Time off for family, friends, outdoor activities and even old-fashioned daydreaming has clear benefits for productivity and mental and physical health.
- Time off for family, friends, outdoor activities and even old-fashioned daydreaming has clear psychological benefits.
- We perform best when we alternate between periods of intense focus and intermittent renewal.
- Research shows that downtime can even improve our physical health.
- Scheduling your time, shutting off your smartphone, organising your tasks, and creating rituals and routines are some of the ways in which to better use downtime.
In the age of smartphones, laptops and global companies that are “always on”, the idea of leaving work at the office seems almost archaic. But psychologists have found that time off for family, friends, outdoor activities and even old-fashioned daydreaming actually has clear benefits for productivity, mental health and physical wellness.
What started as an experiment with a six-person team at The Boston Consulting Group – one of the world’s elite management consulting firms – triggered a global initiative that eventually spanned more than 900 teams in 30 countries across five continents. These teams confronted their nonstop workweeks and changed the way they worked, becoming more efficient and effective in the process.
“Employees were more satisfied with their work-life balance and with their work in general. And the firm was better able to recruit and retain employees,” says Harvard Business School professor Leslie Perlow, who documents the process in Sleeping with Your Smartphone: How to Break the 24/7 Habit and Change the Way You Work.
Similarly, Tony Schwartz, CEO of The Energy Project and author of The Way We’re Working Isn’t Working, maintains: “Human beings perform best and are most productive when they alternate between periods of intense focus and intermittent renewal.”
Drawing on extensive work with a range of top-tier organisations, among them Ford, Sony, Ernst & Young, Shell, IBM and the Los Angeles Police Department, Schwartz makes a persuasive case for not neglecting the core needs that energise great performance, among them the need for rest and rejuvenation. “Rather than running like computers at high speeds for long periods, we’re at our best when we pulse rhythmically between expending and regularly renewing energy,” he says.
It turns out that downtime can also dramatically improve our physical health. Research conducted by Professor Brooks Gump of the Department of Psychology at the State University of New York and Professor Karen Matthews of the Department of Psychiatry at the University of Pittsburgh, found that going on holiday may be more than just a frivolous pleasure. The authors analysed data from a nine-year study of more than 12 000 men at high risk for heart disease. Those with regular annual holidays had a lower risk of death during the study period relative to those skipping their holidays, according to Gump and Matthews.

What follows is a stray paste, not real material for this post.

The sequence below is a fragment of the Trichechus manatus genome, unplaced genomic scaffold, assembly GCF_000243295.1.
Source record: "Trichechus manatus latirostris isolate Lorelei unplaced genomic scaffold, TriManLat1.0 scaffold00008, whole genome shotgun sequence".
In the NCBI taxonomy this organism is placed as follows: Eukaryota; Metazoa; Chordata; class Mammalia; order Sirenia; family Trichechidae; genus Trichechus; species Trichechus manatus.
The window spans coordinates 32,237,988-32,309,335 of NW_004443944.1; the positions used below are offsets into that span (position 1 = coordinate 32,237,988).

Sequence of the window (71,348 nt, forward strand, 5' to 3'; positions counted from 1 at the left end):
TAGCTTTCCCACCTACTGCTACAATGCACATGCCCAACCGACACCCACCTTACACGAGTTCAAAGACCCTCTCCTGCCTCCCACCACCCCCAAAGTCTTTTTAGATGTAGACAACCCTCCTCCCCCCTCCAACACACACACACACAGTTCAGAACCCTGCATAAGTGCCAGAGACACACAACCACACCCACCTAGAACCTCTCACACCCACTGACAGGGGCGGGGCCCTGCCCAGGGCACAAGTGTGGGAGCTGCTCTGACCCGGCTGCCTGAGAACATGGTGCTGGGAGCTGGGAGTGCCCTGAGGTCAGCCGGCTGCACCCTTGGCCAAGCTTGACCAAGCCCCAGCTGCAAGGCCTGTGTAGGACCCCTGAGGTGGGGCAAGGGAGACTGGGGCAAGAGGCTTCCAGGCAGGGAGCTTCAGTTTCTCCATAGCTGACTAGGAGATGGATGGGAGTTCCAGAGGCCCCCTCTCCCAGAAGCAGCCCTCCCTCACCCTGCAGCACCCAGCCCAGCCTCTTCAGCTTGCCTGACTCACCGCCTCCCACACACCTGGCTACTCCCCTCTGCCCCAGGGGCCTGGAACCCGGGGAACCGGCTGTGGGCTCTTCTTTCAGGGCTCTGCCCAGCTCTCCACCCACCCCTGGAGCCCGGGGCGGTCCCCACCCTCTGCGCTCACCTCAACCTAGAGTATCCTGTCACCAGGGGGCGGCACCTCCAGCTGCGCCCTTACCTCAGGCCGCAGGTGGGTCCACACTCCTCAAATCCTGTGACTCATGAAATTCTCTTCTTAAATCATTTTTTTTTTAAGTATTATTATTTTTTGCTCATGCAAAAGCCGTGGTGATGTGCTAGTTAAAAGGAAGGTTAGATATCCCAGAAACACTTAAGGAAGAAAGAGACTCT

So how can you better use your downtime? Here are a five tips that might help:
1. Clearly schedule your time
Just as you would schedule a work meeting and stick to it, schedule evenings off, one or two days a week free of work, and weeklong chunks of holiday every year. Unplug, and stick to it.
2. Allow for ad hoc downtime when you need it
There’s a reason why Google’s headquarters has a games room and on-site massage. If you’re feeling stuck on a problem, frustrated, or simply tired of sitting down, take 10 minutes to walk, read for fun, or grab a coffee with a friend to clear your mind.
3. Shut off your smartphone
Constant interconnectedness is a stressor. Leave your laptop at the office when you’re able to. Carry two phones – one for work and one for personal use – and leave the work phone in your bag when you come home or in the safe at your hotel when you’re on holiday. If work requires you to be on call, mentally “shut off” the phone until it rings. Find ways to create clear boundaries between work and life.
4. Free up your RAM
In Getting Things Done, coach and management consultant David Allen states that having tasks on our mind is like using up RAM on our personal computers because there is limited capacity in our short-term memory. Instead of going through the day on mental overload, distracted by those fleeting to-dos, it helps to keep an organised list and physical folders containing all of the tasks that take up mental space. Feeling organised enables worry-free downtime.
5. Create rituals and routines
Scientists have long recommended developing routines for sounder sleep. Create rituals and routines that signal to your mind that it’s time to start work, leave work, meditate, or engage with family.
Find out more about the inner workings of the human mind by studying a course in psychology, which will not only teach you more about this fascinating subject, but will also provide you with a set of skills that can serve you well in a number of careers. For more information, enquire now.